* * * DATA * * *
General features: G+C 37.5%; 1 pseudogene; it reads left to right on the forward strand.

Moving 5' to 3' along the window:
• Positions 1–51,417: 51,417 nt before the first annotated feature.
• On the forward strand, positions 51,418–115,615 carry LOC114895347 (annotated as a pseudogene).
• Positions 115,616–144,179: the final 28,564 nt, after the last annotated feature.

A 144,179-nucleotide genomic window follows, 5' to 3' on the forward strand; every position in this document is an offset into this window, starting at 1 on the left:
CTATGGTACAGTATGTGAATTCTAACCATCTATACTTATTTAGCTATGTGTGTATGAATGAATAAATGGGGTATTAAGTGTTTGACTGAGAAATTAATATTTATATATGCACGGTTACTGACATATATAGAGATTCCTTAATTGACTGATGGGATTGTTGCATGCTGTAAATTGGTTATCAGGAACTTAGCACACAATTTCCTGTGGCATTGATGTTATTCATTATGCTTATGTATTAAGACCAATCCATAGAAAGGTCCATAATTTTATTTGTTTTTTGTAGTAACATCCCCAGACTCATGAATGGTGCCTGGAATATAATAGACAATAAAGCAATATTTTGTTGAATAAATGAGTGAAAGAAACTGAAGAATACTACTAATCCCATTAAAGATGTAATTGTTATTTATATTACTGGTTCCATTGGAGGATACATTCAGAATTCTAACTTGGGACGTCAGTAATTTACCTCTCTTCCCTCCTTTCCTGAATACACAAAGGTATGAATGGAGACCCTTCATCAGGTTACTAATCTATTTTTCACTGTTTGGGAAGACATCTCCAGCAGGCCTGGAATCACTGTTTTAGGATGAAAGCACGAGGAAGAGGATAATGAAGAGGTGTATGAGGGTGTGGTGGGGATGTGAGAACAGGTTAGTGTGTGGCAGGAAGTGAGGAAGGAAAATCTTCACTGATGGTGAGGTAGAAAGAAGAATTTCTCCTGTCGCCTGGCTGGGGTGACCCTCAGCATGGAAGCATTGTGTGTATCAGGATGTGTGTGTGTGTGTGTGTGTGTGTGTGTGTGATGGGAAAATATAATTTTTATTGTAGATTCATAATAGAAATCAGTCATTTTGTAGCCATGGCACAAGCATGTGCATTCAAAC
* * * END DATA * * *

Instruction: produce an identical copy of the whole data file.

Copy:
General features: G+C 37.5%; 1 pseudogene; it reads left to right on the forward strand.

Moving 5' to 3' along the window:
• Positions 1–51,417: 51,417 nt before the first annotated feature.
• On the forward strand, positions 51,418–115,615 carry LOC114895347 (annotated as a pseudogene).
• Positions 115,616–144,179: the final 28,564 nt, after the last annotated feature.

A 144,179-nucleotide genomic window follows, 5' to 3' on the forward strand; every position in this document is an offset into this window, starting at 1 on the left:
CTATGGTACAGTATGTGAATTCTAACCATCTATACTTATTTAGCTATGTGTGTATGAATGAATAAATGGGGTATTAAGTGTTTGACTGAGAAATTAATATTTATATATGCACGGTTACTGACATATATAGAGATTCCTTAATTGACTGATGGGATTGTTGCATGCTGTAAATTGGTTATCAGGAACTTAGCACACAATTTCCTGTGGCATTGATGTTATTCATTATGCTTATGTATTAAGACCAATCCATAGAAAGGTCCATAATTTTATTTGTTTTTTGTAGTAACATCCCCAGACTCATGAATGGTGCCTGGAATATAATAGACAATAAAGCAATATTTTGTTGAATAAATGAGTGAAAGAAACTGAAGAATACTACTAATCCCATTAAAGATGTAATTGTTATTTATATTACTGGTTCCATTGGAGGATACATTCAGAATTCTAACTTGGGACGTCAGTAATTTACCTCTCTTCCCTCCTTTCCTGAATACACAAAGGTATGAATGGAGACCCTTCATCAGGTTACTAATCTATTTTTCACTGTTTGGGAAGACATCTCCAGCAGGCCTGGAATCACTGTTTTAGGATGAAAGCACGAGGAAGAGGATAATGAAGAGGTGTATGAGGGTGTGGTGGGGATGTGAGAACAGGTTAGTGTGTGGCAGGAAGTGAGGAAGGAAAATCTTCACTGATGGTGAGGTAGAAAGAAGAATTTCTCCTGTCGCCTGGCTGGGGTGACCCTCAGCATGGAAGCATTGTGTGTATCAGGATGTGTGTGTGTGTGTGTGTGTGTGTGTGTGTGATGGGAAAATATAATTTTTATTGTAGATTCATAATAGAAATCAGTCATTTTGTAGCCATGGCACAAGCATGTGCATTCAAAC